Monday, January 9, 2012

If you do one thing this week...

Stop OVERcommiting.

For busy women — and who isn't busy these days? — daily life is a constant negotiation between the things that need to be done and the time available to do them. That means we're always on the lookout for shortcuts and time-saving strategies, but often those don't go far enough. We wind up stressed out and disheartened, feeling as if time manages us.

This past year I made a personal commitment to stop trying to be here, there and everywhere. It hit me one day when my biggest priorities - my husband and kids - were suffering at the expense of me saying yes to something I should have never committed to doing. It was there that I learned it was time to say no.

I see so many women - moms especially - being pulled in too many directions. I've had numerous conversations with my mom who agrees that being overly busy is a generational thing. When she was raising our family, she never felt the pressure to volunteer on every committee. Have us kids in 3 overlapping sports. Teach Sunday school. Run a marathon. Teach a workout class. Do mommy and me Gymboree. Sound familiar?

Overcommiting is the human tendency toward optimism and the planning fallacy at work; many overschedulers simply assume it'll be no problem to run the charity auction while also preparing a year-end report and throwing an anniversary party. Couple this over-optimism with a lack of assertiveness or a need to prove yourself, and you've got plenty of reasons for taking on too much. "People-pleasers often have a hard time saying no, for fear of losing favor or angering others," explains psychologist Wiegartz, and that fear may spring from a lack of self-confidence. People-pleasers may say yes to requests as a way to prove their worth both to themselves and to others, she explains.

Need a way out??

As a self-described "recovering 'yes-er,'" Welch says, "Building your 'no' muscles is easier than you'd think." The first step is to interrupt your automatic tendency to nod your head and form the word "yes" before you know if you can or want to do what someone is asking of you. Buy yourself some time by saying, "Let me think about it," and then assess your schedule, priorities, and desires. Welch recommends memorizing a couple of scripts and practicing saying them out loud; her favorite is "My heart says yes, but my calendar says no." She also suggests instituting "policies" (a softer word for "rules") so that when you do say no, you feel you have a legitimate reason for doing so. For instance, if you make it a policy to volunteer at only one school function per semester, it's easier to turn down a request to help out at a second event. Just try this script: "Oh, I'm sorry, but I can't do the Senior Picnic because I've already committed to Career Night."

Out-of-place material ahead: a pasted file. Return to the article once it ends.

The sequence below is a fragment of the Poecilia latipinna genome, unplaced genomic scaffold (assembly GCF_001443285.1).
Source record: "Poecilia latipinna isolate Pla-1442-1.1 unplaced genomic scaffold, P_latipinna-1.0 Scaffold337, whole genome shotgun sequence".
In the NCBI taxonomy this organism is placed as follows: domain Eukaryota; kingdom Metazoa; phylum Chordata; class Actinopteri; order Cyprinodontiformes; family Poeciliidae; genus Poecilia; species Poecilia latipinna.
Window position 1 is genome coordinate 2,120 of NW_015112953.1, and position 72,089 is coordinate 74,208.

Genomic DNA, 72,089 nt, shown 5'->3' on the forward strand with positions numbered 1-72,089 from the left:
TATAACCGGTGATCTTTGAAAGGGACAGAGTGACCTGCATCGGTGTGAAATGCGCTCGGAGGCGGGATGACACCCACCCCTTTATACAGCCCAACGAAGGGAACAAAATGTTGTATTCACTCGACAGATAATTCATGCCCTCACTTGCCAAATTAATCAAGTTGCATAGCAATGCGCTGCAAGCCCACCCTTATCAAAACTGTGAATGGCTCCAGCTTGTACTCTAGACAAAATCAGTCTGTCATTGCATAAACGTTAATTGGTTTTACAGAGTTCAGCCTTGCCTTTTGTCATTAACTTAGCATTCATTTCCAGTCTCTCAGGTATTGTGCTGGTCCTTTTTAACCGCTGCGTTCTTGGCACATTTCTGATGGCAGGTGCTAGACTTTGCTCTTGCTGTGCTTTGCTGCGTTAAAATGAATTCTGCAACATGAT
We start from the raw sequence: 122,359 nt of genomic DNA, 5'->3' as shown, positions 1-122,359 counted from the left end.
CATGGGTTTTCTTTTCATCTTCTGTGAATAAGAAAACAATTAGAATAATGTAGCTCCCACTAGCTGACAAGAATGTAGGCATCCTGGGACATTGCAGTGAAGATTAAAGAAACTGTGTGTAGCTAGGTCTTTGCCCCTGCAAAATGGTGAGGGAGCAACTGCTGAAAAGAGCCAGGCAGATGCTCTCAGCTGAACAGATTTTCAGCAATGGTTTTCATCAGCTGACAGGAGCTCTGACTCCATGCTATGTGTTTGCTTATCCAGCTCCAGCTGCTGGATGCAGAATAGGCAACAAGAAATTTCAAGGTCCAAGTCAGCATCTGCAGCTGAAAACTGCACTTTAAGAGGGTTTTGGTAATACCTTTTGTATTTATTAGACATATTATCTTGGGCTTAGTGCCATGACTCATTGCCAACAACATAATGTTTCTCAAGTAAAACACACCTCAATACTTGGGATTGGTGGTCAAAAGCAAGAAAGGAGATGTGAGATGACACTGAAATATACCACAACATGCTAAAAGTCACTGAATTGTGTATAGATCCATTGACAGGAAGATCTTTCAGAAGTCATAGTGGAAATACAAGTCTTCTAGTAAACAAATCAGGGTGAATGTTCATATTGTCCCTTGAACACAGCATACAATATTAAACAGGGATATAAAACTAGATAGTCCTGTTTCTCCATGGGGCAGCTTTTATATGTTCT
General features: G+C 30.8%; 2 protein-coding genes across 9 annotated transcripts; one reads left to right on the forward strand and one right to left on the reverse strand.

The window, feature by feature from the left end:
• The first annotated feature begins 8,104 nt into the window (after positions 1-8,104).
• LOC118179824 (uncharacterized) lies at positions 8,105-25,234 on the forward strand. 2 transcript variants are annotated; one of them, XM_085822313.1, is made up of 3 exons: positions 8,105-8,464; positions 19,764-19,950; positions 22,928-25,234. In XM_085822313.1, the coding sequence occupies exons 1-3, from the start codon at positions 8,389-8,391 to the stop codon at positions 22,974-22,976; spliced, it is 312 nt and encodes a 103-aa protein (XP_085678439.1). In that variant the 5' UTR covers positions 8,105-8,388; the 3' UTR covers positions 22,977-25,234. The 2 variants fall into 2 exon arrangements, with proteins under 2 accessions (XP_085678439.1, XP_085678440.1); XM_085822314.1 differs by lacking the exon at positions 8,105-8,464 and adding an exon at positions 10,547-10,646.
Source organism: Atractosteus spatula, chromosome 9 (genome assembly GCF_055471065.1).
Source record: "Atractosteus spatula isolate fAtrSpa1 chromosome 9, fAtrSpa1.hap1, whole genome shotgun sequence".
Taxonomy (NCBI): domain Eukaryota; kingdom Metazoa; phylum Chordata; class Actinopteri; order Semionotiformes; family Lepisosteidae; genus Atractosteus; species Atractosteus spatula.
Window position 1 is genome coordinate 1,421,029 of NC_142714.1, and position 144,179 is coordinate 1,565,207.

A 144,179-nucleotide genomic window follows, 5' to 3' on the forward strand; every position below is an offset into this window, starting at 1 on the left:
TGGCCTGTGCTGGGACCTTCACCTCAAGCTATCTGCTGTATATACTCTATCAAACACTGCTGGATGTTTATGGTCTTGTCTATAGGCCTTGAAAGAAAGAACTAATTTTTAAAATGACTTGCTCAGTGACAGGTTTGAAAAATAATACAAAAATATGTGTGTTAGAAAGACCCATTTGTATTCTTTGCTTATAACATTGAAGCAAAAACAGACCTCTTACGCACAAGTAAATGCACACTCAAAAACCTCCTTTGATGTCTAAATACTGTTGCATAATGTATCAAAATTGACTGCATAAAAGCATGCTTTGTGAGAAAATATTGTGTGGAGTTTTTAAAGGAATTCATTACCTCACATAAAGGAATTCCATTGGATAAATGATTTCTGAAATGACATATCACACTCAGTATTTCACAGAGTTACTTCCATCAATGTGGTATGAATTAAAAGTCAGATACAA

After 22 years of mothering, Colleen Scholer, 50, a communications consultant at a research firm in Cedar Rapids, IA, has developed her own rationale for turning things down: "After a bit of burnout and experience, I can easily say no to projects. I justify it by explaining that I've already put in my volunteer time, and now I just want to spend time with my kids." Not that she's dropped out of volunteering altogether; she just has a more realistic view of what she's capable of — and interested in — cramming into her schedule.

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